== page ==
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To the Parents Who Just Stepped Into the Unknown of Their Child's Illness

Dear parent whose child was just diagnosed,

I want you to know that you are not alone. I know your despair. I feel your anger. I hear your heart breaking. I see your tears. I understand these things, because I once stood exactly where you are now. I built the walls on the roads that would take me out of my despair, I cut myself off from the people who could help me. I feared the next day, let alone the years that would become my future. I pondered how life could be so cruel and I wondered how I could carry on amidst the sadness that had just descended upon my world.

But four years on, I’m still living. I’m breathing. I’m¬†smiling and laughing. I’m going to work, I’m seeing friends. When I wake in the¬†morning I am no longer consumed with fear and sadness. And to the untrained eye,¬†I even resemble the old pre-diagnosis me.

Don’t get me wrong, I still can’t look at my son sleeping and¬†not have my heart break a little more, but my mind will quickly turn to¬†wondering if he’s dreaming of all the fun he had today. I can’t watch him climb
steps and not feel sad that he lingers so far behind his younger brother. But then I look at his face and see his only goal was to get to the top, and today he did that and he is happy, so I am happy.

When he tells me he wants to build houses¬†when he’s a big boy, I want to curl up in a ball and hide from the world so¬†that I won’t one day have to tell him he can’t ‚Äď but then I realise there’s¬†more to building houses than carting bricks. You can’t build a house without a¬†drawing, and that he will be able to do.¬†And when he tells me what he’s going to do when he’s a man, I feel like I just¬†might die there and then because I know he may not live long enough, but then I¬†remember that there’s the possibility he will, and it’s that possibility that I¬†focus on. I still have bad days, and I still have really bad days, but right now¬†it’s mostly good days ‚ÄĒ and I can live with that.

The coping mechanisms did not come easy. I had to find the¬†things that would give me focus. I had to train myself to push the negative¬†thoughts to the back of my mind so I could see the joy around me. I had to understand¬†with the exception of genuine fears for the future and a sadness that¬†will always reside in my heart, I was still the same person and my son was¬†still the same little boy he was before diagnosis. And even now I still build¬†those walls around myself. I still cry a lot, I still worry all the time and my¬†heart is always broken. But the walls are only ever temporary, because that¬†little blue-eyed boy who calls me mummy needs me more than I need to find comfort.¬†He is my whole world, but I am also his. I discovered that making him happy made¬†me happy and no matter what the future brings, if I can keep him happy, then I¬†will be happy too. And if and when Duchenne should win this battle, only then¬†will I even consider letting it consume me. Duchenne will not ruin my son’s¬†life no matter what it does to me.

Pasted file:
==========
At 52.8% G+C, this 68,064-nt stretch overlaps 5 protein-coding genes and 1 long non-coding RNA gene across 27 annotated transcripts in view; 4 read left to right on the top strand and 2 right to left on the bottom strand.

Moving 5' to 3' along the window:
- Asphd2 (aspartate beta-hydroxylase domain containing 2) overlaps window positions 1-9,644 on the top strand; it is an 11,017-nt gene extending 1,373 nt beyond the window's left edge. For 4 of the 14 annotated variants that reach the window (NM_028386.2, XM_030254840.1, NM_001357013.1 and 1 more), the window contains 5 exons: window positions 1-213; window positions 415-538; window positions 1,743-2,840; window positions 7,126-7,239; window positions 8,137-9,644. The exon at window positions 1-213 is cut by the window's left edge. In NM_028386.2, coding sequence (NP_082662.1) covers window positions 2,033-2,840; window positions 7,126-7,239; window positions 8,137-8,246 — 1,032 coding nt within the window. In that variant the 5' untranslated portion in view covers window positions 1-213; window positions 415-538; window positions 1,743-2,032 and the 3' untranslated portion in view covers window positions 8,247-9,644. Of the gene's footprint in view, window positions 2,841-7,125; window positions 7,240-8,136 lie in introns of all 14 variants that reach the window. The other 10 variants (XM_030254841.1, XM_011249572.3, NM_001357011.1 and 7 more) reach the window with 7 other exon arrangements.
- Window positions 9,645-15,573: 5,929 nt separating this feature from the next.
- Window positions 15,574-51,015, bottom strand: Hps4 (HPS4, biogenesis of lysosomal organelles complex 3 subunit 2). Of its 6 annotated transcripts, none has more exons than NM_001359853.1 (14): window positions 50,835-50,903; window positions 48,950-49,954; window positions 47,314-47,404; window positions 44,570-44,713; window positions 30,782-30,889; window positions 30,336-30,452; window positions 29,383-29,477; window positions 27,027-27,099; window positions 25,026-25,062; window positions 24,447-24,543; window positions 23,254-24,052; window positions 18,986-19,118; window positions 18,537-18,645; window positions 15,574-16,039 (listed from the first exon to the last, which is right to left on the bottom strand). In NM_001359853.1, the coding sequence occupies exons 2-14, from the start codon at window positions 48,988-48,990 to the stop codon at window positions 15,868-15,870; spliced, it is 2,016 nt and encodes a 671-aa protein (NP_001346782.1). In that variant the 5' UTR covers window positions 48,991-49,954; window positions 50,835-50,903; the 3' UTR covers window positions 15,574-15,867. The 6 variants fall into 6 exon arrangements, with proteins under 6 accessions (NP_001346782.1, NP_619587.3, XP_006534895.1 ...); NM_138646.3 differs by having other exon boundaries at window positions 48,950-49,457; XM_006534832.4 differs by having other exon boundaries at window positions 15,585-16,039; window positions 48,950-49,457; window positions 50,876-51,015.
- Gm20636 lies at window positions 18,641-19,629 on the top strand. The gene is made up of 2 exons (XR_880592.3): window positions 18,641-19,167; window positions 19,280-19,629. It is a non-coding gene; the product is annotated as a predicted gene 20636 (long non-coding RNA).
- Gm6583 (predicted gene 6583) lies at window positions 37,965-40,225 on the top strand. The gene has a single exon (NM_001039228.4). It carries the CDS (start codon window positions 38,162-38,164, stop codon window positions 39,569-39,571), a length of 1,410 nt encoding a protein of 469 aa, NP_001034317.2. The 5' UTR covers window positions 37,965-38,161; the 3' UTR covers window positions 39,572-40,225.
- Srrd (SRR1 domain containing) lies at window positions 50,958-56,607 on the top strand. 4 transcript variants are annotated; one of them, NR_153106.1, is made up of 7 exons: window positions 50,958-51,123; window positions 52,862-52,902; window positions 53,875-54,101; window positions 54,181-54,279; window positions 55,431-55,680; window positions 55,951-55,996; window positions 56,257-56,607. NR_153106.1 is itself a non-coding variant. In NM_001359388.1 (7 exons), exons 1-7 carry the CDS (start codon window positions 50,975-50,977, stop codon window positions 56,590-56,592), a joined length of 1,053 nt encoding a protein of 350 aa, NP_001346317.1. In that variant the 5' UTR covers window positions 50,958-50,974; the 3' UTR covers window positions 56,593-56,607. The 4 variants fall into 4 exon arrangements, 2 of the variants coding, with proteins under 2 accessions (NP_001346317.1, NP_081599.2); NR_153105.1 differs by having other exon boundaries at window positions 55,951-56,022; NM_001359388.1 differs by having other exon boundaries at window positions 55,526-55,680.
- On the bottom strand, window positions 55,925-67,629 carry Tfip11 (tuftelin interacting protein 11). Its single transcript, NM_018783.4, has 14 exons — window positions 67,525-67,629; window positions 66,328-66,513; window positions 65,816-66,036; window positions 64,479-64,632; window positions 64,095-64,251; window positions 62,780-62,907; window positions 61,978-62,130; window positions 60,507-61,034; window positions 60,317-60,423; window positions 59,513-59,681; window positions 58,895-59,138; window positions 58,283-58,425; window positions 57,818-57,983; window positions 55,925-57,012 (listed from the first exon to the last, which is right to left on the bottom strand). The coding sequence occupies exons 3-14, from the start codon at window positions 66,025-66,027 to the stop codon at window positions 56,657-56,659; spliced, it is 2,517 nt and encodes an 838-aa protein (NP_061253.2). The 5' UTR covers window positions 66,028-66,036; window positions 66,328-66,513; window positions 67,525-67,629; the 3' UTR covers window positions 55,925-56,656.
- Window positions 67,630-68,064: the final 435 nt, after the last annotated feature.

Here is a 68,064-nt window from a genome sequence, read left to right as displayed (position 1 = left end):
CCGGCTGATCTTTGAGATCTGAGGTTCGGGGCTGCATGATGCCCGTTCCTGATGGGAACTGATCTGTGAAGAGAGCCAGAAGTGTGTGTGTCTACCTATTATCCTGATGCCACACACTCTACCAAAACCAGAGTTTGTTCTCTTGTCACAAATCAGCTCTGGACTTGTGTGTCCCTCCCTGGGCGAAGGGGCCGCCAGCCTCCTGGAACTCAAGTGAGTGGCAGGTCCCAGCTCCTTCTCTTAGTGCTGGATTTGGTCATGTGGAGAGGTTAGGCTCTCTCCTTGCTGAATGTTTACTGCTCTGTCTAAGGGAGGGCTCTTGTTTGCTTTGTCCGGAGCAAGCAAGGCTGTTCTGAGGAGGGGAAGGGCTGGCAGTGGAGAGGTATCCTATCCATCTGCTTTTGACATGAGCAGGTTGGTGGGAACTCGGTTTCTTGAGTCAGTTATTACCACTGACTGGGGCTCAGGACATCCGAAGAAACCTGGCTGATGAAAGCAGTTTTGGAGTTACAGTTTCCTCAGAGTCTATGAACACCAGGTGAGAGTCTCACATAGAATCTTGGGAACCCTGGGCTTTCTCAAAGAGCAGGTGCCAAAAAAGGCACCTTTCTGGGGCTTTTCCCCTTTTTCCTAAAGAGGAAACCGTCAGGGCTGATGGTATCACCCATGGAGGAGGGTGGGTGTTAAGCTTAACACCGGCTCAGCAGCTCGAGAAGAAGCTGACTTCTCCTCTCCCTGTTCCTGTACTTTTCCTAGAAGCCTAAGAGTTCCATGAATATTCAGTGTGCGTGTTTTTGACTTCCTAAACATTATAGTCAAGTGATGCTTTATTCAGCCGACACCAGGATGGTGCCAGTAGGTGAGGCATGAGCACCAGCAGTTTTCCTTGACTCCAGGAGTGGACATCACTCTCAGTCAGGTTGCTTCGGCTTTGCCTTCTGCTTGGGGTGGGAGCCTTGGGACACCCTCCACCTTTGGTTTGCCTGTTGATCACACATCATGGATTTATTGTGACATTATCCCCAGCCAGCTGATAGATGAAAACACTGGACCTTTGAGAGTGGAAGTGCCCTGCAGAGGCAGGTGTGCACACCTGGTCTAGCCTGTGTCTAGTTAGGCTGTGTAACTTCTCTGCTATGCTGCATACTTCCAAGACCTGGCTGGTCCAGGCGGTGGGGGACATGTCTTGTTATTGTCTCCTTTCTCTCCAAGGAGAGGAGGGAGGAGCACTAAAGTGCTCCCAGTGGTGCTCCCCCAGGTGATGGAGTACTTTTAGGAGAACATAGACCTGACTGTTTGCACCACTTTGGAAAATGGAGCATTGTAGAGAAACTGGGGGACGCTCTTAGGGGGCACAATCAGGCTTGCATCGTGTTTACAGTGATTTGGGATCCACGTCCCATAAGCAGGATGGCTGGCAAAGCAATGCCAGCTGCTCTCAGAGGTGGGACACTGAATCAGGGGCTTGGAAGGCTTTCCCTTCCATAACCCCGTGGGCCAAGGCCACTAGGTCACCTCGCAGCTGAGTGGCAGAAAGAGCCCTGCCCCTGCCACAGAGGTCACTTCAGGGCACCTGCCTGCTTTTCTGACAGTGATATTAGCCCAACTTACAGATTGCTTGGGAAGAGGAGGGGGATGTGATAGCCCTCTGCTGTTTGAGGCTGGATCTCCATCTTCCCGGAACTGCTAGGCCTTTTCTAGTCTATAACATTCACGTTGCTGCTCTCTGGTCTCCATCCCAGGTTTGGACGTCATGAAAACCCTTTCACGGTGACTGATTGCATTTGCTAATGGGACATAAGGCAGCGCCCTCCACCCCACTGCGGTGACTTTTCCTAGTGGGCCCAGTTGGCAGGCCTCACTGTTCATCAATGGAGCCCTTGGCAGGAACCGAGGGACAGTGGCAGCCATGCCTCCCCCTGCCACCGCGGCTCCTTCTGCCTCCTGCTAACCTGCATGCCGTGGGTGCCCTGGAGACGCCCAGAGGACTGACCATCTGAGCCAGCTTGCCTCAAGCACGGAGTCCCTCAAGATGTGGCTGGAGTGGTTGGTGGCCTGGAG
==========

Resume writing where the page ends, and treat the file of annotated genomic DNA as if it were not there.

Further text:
So parents, please allow yourselves to grieve. What you feel¬†right now is natural. Your world has irreversibly changed and change is never¬†easy. You will live with a sadness that may¬†always be there, but I promise you¬†will find a way to manage this new life. It may not be today or tomorrow, but¬†one day soon, come tea time, you’ll realise¬†you didn’t cry when you woke¬†that morning. One day soon, you’ll take your kids for a day out and you’ll¬†smile and laugh with them and you will feel joy. One day soon you will have a¬†bad day,¬†but the next day will be good. One day soon you will adjust to this¬†life and I promise you will be happy again.

Until then, just know that you are not alone. Reach out and you will find a hand to hold and an ear to listen and an understanding soul to lean on.

Yours faithfully,

Another Duchenne mum